Crosfigell

The Hard Work of Salvation

We work out our salvation, not for it.

Therefore let us seek above all to root out the vices and plant the virtues; let us root out pride and sow humility, let us pluck up wrath and lay down patience, let us prune envy and plant good-will.

  - Columbanus, Sermon II, Irish, 7th century[1]

Therefore, my beloved, as you have always obeyed, not as in my presence only, but now much more in my absence, work out your own salvation with fear and trembling; for it is God who works in you both to will and to do for His good pleasure.

  - Philippians 2.12, 13

Salvation is hard work. Not to gain it, but to enjoy it. We work out our salvation, not for it. And if we’re not working hard at our salvation, then we’re depriving ourselves of the full and abundant life for which Jesus has saved us (Jn. 10.10).

In redeeming us freely by His grace, God loaded our souls with the abundant joys and blessings of His Word and Spirit. He opened a Spring of Living Water for exceedingly abundantly more of life than we’ve ever dared to ask or think (Eph. 3.20). That River of Delights runs deep in our soul, flowing to refresh and renew us day by day (Ps. 36.7-9).

But we have to immerse in that River and drink of those Delights, and that takes effort on our part.

Precious and very great promises are ours to enjoy, so that righteousness, peace, and joy in the Spirit can increasingly be ours, and we may partake of the divine being (2 Pet. 1.4).

We should expect to grow in the grace and knowledge of the Lord Jesus Christ, and in His power for witness and spiritual fruitfulness (2 Pet. 3.18; Acts 1.8; Jn. 15.8-11).

But this great boon doesn’t come easily. We have to work at it, through study, prayer, repentance, and walking in the path of holiness marked out by the Law of God (Matt. 5.17-19). We must give ourselves to the hard work of rooting out, plucking up, and pruning, as well as of sowing and laying down with patience, and planting.

The law of sin within us will try to keep us from succeeding. So will the devil and his minions and all the temptations and trials the world can throw at us day by day.

But the true believers will persevere; they will work hard to unpack the gift of salvation and be clothed with the glory of Christ (Eph. 4.17-24).

Enjoying the full benefits of our salvation comes neither naturally or easily. We have to work it out.

God will transform us by His grace, for His Spirit is at work within us to will and do for His pleasure. But we must put our hands on the plough and walk the hard rows of sanctification. If we do, and if we persevere, abundant blessing will be increasingly ours.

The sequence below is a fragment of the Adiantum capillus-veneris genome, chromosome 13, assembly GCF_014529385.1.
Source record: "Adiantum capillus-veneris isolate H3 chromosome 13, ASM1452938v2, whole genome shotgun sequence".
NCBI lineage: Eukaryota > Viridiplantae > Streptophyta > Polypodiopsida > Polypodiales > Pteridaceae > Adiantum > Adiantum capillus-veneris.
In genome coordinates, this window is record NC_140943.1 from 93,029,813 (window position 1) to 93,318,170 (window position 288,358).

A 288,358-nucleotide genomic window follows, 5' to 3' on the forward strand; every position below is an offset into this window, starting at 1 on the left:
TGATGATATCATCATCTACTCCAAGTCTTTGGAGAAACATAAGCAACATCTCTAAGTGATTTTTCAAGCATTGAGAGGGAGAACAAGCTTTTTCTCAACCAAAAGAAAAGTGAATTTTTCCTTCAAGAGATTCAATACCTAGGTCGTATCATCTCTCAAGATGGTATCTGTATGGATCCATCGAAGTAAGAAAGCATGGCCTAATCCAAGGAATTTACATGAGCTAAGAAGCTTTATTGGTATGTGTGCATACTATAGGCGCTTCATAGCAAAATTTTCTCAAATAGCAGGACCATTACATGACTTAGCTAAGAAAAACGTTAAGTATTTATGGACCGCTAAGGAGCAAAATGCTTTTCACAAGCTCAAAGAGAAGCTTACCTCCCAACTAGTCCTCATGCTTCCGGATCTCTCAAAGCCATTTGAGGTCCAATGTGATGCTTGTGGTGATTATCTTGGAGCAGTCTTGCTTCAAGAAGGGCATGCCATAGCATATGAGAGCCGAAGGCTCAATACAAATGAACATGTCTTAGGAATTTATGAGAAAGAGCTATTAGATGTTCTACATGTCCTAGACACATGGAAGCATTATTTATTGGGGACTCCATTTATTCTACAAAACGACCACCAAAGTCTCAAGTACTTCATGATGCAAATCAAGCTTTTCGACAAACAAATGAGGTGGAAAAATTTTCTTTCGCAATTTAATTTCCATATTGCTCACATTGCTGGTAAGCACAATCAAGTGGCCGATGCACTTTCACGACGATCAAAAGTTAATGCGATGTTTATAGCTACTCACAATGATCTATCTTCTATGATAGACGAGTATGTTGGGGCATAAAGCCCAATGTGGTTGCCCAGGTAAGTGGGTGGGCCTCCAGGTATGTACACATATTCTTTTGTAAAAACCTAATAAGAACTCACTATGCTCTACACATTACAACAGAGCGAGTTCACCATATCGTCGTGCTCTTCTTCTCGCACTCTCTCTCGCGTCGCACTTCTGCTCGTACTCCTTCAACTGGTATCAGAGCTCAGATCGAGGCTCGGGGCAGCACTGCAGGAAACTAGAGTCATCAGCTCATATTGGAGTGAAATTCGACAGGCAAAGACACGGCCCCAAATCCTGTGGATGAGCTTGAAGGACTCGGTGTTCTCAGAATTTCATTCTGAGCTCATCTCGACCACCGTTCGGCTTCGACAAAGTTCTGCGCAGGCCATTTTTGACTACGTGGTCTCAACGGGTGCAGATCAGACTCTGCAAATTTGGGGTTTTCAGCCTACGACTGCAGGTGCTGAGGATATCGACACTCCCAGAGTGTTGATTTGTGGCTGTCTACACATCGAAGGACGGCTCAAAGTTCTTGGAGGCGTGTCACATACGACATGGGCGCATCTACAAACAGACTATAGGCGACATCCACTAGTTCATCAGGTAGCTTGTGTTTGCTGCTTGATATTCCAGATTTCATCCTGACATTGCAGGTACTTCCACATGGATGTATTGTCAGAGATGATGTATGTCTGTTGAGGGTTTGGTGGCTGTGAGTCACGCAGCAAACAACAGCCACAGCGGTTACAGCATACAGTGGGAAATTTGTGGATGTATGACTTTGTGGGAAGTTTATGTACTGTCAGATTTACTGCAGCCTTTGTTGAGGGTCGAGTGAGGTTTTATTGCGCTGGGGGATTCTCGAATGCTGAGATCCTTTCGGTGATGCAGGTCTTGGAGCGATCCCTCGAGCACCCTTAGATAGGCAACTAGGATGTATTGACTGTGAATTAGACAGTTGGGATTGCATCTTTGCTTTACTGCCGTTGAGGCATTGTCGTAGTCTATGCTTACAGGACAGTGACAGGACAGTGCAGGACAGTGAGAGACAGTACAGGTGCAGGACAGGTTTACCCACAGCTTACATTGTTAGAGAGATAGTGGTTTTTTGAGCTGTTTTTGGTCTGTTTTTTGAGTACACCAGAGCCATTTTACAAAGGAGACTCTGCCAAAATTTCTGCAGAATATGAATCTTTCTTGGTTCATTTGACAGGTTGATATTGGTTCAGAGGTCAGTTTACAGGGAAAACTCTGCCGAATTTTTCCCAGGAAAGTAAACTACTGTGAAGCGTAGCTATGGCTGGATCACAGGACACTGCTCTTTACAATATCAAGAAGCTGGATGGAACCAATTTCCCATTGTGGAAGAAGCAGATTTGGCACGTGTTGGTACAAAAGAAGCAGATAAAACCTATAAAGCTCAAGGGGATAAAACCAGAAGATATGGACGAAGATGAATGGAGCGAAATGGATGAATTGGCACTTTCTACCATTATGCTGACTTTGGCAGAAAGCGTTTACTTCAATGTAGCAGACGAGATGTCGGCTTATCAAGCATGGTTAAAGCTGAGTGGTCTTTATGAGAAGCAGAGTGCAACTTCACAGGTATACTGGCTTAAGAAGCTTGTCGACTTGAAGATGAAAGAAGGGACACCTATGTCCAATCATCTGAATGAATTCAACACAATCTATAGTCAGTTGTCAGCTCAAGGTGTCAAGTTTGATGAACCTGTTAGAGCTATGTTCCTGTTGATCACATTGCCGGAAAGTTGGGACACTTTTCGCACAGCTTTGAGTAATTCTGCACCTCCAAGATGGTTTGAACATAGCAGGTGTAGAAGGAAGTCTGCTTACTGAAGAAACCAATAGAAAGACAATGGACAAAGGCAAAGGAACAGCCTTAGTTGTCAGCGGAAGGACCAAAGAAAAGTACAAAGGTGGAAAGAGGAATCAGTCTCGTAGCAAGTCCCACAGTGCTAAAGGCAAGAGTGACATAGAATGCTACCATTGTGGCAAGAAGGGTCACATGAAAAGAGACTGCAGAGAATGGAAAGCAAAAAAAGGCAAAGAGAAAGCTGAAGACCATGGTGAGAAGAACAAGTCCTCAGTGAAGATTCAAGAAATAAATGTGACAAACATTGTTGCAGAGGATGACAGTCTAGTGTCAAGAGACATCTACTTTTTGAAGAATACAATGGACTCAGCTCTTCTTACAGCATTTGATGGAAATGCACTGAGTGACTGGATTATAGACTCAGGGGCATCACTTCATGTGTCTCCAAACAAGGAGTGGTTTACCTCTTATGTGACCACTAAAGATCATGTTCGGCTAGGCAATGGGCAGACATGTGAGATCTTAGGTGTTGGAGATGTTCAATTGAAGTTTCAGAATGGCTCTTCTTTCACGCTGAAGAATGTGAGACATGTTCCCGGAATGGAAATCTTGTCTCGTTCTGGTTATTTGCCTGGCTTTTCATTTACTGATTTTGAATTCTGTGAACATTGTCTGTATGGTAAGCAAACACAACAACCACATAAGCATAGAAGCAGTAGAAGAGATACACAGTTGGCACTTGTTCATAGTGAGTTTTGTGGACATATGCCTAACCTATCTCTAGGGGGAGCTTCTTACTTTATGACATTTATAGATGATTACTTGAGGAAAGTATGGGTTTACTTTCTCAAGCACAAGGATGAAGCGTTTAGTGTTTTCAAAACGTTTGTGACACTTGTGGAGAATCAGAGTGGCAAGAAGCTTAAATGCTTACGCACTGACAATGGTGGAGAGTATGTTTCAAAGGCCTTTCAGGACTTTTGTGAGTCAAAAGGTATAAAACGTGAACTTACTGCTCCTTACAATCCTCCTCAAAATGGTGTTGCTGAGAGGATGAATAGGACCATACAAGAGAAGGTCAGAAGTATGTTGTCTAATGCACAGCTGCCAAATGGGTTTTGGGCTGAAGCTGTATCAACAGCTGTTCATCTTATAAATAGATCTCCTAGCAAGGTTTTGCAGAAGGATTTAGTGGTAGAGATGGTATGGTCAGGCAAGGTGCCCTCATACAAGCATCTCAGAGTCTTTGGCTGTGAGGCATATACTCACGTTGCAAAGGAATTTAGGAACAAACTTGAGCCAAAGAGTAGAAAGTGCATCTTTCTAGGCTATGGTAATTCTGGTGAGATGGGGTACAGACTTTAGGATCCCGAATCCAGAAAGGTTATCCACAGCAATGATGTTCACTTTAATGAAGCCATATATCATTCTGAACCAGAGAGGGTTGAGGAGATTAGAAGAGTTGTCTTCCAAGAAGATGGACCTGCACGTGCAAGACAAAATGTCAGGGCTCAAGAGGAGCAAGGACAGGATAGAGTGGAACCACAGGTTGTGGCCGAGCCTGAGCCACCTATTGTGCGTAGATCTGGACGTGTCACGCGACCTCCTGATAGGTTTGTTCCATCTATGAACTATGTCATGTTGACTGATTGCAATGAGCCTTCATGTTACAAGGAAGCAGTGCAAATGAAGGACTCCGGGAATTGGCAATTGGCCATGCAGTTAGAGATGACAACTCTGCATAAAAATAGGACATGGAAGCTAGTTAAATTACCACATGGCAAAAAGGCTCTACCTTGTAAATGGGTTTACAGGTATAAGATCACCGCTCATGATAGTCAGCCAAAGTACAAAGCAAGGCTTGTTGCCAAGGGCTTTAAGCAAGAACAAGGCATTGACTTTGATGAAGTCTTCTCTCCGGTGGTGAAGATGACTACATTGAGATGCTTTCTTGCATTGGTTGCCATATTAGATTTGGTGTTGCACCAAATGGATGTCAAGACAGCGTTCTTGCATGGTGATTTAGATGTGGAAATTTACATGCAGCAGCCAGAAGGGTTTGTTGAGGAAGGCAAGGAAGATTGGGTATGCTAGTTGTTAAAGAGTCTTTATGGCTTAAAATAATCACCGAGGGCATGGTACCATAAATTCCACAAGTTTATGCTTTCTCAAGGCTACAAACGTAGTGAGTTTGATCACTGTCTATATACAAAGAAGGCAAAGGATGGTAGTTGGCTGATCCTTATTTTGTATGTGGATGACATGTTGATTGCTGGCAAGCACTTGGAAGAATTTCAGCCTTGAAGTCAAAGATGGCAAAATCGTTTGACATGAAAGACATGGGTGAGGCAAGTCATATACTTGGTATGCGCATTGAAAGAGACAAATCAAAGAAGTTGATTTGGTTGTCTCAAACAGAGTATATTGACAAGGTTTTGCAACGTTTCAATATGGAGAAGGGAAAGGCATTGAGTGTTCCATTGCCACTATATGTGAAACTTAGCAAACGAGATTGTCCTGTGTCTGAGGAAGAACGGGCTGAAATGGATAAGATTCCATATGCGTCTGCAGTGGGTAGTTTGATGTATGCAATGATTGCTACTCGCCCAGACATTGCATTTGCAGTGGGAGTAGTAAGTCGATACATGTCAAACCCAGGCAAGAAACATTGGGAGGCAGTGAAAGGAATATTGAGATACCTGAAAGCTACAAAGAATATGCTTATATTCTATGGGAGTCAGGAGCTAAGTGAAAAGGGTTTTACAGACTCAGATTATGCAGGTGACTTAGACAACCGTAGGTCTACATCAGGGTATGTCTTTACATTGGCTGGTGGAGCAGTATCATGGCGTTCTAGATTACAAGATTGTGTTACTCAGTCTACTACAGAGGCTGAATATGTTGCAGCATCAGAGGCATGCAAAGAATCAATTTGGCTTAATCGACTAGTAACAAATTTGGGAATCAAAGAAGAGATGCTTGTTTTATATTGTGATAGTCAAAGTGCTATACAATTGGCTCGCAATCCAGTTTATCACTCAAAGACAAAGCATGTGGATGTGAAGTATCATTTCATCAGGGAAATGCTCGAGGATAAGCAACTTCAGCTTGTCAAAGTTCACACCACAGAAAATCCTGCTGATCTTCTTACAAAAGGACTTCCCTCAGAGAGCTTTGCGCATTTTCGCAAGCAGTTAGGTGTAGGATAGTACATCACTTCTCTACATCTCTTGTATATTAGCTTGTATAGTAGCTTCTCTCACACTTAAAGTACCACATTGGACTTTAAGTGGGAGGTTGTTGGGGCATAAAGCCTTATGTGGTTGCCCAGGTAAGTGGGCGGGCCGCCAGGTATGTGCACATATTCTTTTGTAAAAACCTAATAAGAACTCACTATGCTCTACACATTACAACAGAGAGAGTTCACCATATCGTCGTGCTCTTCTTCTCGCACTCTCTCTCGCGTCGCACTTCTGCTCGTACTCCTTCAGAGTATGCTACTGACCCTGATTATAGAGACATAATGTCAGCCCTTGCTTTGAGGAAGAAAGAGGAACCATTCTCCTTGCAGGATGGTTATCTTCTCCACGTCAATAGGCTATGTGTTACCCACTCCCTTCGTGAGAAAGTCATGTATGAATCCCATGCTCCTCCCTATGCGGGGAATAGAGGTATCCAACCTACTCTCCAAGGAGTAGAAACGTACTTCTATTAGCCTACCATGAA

But no fruit of full and abundant life awaits those who will not work out their salvation in fear and trembling. If we are complacent, lazy, or indifferent to growing in the Lord, then not only will we never know the full joys of our salvation, we may discover (may it not be too late) that we have been drifting from our great salvation, or that in fact, we have no salvation at all.

We rest in our salvation; but we do not rest on it, as though, having arrived to a saving state, we’ve reached the end of our journey. In fact, having come to saving faith in Christ, our journey has only begun, and we have much work to do if we are to realize the full blessings and power of this new relationship with Christ.

Are you working out your salvation, or resting on it?

Psalm 34.8, 9, 12-14 (Alleluia [Lowe]: Mighty God, While Angels Bless You)
Taste and see how good is Jesus; blessed are all who in Him hide.
None shall lack for any blessing who in Christ will e’er confide.
   Magnify the Name of Jesus! Let us lift His Name in praise!

Who loves life?  Who longs for goodness?  Keep your tongue from evil ways.
Turn to good, from wicked wand’ring; peace pursue through all your days.
   Magnify the Name of Jesus! Let us lift His Name in praise!

Lord, give me grace to pray, study, and strive to obey in everything, so that I…

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T. M. Moore
Principal
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All Psalms for singing from The Ailbe Psalter. Except as indicated, Scripture taken from the New King James Version. © Copyright 1982 by Thomas Nelson, Inc. Used by permission. All rights reserved.

 

[1] Walker, p. 69.

T.M. Moore

T. M. Moore is principal of The Fellowship of Ailbe, a spiritual fellowship in the Celtic Christian tradition. He and his wife, Susie, make their home in Essex Junction, VT.
Books by T. M. Moore